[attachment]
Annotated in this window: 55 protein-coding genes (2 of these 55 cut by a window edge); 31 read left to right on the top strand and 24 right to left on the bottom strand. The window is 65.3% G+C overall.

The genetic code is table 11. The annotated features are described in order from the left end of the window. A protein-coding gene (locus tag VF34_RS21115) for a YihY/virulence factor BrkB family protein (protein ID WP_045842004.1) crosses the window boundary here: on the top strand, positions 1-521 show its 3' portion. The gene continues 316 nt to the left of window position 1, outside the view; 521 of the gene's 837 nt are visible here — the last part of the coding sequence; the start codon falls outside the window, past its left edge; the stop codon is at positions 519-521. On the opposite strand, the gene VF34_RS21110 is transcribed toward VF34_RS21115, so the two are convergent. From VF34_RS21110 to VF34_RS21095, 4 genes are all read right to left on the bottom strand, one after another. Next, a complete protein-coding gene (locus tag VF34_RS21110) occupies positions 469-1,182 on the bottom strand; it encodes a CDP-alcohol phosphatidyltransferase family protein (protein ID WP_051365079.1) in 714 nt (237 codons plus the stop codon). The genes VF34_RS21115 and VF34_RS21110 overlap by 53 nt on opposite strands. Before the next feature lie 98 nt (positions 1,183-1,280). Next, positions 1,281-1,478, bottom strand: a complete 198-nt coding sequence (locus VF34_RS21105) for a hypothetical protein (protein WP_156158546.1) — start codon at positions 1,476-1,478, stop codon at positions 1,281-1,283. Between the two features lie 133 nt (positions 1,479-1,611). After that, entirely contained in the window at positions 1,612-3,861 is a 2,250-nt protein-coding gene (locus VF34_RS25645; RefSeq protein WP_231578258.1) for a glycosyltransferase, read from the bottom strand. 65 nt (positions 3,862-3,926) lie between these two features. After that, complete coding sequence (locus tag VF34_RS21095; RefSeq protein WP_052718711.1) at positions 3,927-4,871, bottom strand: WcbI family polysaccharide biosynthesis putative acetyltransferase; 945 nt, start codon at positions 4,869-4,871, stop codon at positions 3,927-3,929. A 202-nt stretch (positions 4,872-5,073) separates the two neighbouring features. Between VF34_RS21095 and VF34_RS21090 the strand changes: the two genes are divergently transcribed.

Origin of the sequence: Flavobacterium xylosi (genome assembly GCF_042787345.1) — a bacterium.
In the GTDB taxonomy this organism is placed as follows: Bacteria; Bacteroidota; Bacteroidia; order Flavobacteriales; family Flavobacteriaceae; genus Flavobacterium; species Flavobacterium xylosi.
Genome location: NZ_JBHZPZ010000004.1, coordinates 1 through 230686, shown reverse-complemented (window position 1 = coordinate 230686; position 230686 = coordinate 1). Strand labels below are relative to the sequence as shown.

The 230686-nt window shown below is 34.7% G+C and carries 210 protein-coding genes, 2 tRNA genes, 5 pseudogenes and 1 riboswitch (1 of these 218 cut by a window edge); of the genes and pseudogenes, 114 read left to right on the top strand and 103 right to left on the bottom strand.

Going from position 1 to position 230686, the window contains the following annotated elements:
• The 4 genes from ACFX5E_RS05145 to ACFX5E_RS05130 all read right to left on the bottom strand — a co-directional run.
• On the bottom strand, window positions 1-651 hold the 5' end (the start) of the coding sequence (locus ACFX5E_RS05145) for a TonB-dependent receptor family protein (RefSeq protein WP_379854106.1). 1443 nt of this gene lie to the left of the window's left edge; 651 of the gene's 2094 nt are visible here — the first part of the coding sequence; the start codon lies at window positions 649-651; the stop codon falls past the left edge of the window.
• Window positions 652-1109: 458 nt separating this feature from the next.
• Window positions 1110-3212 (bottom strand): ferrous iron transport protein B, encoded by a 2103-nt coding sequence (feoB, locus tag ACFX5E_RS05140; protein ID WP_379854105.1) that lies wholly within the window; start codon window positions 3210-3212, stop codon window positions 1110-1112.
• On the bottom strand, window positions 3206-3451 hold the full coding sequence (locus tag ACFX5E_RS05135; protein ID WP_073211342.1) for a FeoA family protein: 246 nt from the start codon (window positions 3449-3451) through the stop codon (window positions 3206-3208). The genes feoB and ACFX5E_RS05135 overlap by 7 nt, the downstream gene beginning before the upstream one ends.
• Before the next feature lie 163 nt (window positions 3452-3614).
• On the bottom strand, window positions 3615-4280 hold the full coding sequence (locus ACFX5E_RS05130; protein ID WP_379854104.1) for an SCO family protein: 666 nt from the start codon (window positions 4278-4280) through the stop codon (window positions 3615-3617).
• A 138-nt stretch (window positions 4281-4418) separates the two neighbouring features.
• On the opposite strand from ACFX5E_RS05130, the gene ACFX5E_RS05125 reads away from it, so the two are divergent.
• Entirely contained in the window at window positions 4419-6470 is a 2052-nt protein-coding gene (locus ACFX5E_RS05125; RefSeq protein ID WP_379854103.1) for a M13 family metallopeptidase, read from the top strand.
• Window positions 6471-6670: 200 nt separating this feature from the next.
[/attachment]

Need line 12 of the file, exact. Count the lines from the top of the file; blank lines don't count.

• On the bottom strand, window positions 3206-3451 hold the full coding sequence (locus tag ACFX5E_RS05135; protein ID WP_073211342.1) for a FeoA family protein: 246 nt from the start codon (window positions 3449-3451) through the stop codon (window positions 3206-3208). The genes feoB and ACFX5E_RS05135 overlap by 7 nt, the downstream gene beginning before the upstream one ends.